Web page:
Joys and satisfaction of organizational strategy | Strict notice

Organize photos on the phone.

Replace light bulbs on front porch.

Buy a shower curtain for the upstairs bathroom.

Plan the haircut.

Writing column.

Just a few things on my “to do” list.

Nothing too exciting. Or time consuming. But something to motivate me to move in the morning and get something done for the day.

Rarely is there anything so pressing that he can’t wait another day or two to tackle it. But I like to start with a plan. A flexible plan that can be adjusted as needed.

Plus, making lists is a hard habit to break. Especially since it’s worked pretty well in cutting through the chaos of raising four kids, pursuing a career, and even taking time out for a few hobbies and writing projects.

I couldn’t have done it without my handy family calendar.

He provided all the tactical information I needed to get everyone where they needed to go, on time, with the proper gear, and back home whether it was a school outing , a sporting event or a visit to the doctor.

On days when I was faced with a particularly long to-do list, I would sometimes cheat.

I might write an item or two that was “pending” – that is, partially completed. That way I could wrap it up early, cross it off the list, and feel like I was making progress from the start. That initial thrill of victory kept me from suffering the agony of defeat as I lost momentum.

Even with that extra boost, however, my system had its flaws. Misstep. Things that sometimes go haywire.

I admit I dropped the ball a few times when I went rogue – relying on my dodgy memory to do what needed to be done instead of checking my trust list.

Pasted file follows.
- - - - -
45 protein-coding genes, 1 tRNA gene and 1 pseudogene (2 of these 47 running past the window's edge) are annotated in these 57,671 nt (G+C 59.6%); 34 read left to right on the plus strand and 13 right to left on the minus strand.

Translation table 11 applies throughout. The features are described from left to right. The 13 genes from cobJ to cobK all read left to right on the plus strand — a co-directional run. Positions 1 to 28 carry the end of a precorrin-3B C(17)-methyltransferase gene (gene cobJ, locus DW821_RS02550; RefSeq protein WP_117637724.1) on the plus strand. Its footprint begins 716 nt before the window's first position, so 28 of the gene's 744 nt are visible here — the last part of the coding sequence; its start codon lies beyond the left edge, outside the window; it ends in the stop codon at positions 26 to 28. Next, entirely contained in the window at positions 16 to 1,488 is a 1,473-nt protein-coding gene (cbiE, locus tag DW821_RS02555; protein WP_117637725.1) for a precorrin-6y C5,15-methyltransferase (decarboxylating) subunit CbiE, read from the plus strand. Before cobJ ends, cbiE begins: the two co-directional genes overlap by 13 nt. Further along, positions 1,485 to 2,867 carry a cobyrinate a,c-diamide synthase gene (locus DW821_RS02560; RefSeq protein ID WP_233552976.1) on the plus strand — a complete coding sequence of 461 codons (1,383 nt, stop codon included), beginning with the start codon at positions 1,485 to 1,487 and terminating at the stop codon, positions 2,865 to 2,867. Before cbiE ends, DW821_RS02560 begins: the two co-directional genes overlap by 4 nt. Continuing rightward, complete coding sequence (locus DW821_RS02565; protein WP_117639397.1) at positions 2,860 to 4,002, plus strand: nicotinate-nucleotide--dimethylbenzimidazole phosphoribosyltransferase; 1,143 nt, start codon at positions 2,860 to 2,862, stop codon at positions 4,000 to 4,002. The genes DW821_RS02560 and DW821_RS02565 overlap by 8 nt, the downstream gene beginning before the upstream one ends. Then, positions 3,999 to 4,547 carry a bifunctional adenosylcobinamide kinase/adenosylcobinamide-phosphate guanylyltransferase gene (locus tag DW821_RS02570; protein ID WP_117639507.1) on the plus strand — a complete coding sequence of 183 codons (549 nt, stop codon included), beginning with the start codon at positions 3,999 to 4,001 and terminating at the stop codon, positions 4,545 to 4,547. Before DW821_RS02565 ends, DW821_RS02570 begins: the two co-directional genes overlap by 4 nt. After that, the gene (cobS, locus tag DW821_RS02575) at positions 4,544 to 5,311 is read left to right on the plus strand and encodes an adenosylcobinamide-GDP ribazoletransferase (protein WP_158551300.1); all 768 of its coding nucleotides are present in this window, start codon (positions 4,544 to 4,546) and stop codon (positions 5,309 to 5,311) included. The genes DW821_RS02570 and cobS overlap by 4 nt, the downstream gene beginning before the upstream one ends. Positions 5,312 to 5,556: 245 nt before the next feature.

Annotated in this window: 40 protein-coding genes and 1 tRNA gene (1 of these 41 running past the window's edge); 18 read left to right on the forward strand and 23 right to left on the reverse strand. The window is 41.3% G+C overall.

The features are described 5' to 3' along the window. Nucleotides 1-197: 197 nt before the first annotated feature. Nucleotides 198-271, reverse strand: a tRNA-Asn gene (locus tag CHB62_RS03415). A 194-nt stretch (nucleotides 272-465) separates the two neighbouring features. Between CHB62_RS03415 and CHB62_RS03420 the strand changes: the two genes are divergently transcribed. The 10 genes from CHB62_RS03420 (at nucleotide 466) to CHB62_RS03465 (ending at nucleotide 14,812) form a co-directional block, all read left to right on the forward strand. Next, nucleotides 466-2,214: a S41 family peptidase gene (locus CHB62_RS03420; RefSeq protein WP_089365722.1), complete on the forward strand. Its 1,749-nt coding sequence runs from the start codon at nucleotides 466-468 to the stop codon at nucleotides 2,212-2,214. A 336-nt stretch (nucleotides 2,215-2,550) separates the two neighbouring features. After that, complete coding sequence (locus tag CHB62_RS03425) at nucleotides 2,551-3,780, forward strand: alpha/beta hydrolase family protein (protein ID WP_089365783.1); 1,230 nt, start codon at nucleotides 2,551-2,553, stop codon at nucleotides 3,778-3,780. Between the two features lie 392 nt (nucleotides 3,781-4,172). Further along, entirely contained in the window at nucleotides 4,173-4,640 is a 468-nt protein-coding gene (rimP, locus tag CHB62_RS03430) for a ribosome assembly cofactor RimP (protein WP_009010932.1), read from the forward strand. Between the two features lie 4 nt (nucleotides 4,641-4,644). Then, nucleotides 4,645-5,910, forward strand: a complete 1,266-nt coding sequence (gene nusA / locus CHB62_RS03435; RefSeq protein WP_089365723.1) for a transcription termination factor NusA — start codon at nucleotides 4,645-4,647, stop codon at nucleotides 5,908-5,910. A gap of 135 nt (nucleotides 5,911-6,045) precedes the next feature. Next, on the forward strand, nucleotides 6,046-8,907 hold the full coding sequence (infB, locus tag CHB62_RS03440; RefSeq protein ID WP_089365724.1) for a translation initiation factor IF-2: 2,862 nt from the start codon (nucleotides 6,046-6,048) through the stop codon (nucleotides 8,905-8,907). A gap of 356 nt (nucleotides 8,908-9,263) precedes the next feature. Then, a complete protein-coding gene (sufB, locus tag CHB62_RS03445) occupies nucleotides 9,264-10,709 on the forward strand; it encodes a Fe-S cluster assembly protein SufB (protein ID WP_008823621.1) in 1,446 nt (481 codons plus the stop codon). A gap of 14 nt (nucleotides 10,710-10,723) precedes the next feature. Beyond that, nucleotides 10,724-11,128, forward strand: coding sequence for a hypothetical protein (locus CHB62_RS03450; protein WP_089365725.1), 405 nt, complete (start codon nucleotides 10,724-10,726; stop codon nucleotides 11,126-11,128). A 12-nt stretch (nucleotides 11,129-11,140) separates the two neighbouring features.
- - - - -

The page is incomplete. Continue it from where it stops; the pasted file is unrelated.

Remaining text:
For example, picking up a child or two after school. Not that an extra 15 minutes in a guarded library full of fascinating books puts them at risk. However, the children were probably skimming through the psychology section on abandonment issues that would be discussed years later in their therapy sessions.

Then, for an overnight football game, my handy dandy list included printed instructions (pre-GPS), hotel reservation confirmation, snacks, and other necessities. I left it up to my player to pack their own gear. He came so close to remembering the key items – uniform, shin guards, socks, water bottle – but… no “lucky” cleats – one of the main pieces of equipment to play in the tournament.

Luckily we had left early, found a sporting goods store about to open, and bought an emergency replacement pair on sale, which was cheaper than flying home to pick up the other one. pair.

Future lists included a quick gym bag check.

More recently I managed to help our eldest daughter with some banking matters while she was living in Spain. It just took a long list of understanding international laws, money conversions and transfer policies to accomplish this feat.

Although the kids are all grown up now, I still try to keep track of their whereabouts. and give them gentle reminders about the things on my list that affect them.

Like travel plans when we need a cat sitter.

There was a brief lull in my obsession with making lists during COVID. Nothing was as urgent as staying healthy. There was no logic in writing the same thing over and over again: avoid human contact. Wear a mask as a precaution. Lily. To write. Walking. Play with cats. Shower. Sleep. Repeat.

It was all easy to remember. I didn’t need a list to remind me. But, I am a goal oriented and action oriented person. I feel adrift if, before going to bed, I have no idea how the next day might turn out.

Of course, the unexpected can happen at any time.

Something that outweighs everything else in importance. Like a five-hour ER visit for a girl’s post-op issues. Car problem. Plumbing problems.

This list, over which I have no control, can be quite daunting as there is nothing you can anticipate. Or ignore.

I tried to share the joys and satisfaction of my organizational strategy with others, mainly my husband. I even customized a few lists for him:

Paint the exterior door a welcoming red

Move a massive collection of paranormal books out of our bedroom and into the basement.

Squirrel proof bird feeder in the garden.

Remove any foreign substance growing in the back of the refrigerator.

He has yet to thank me for starting him on his own roster-building journey. But I’m sure he’ll put it on his next to-do list.

Aubrey L. Morgan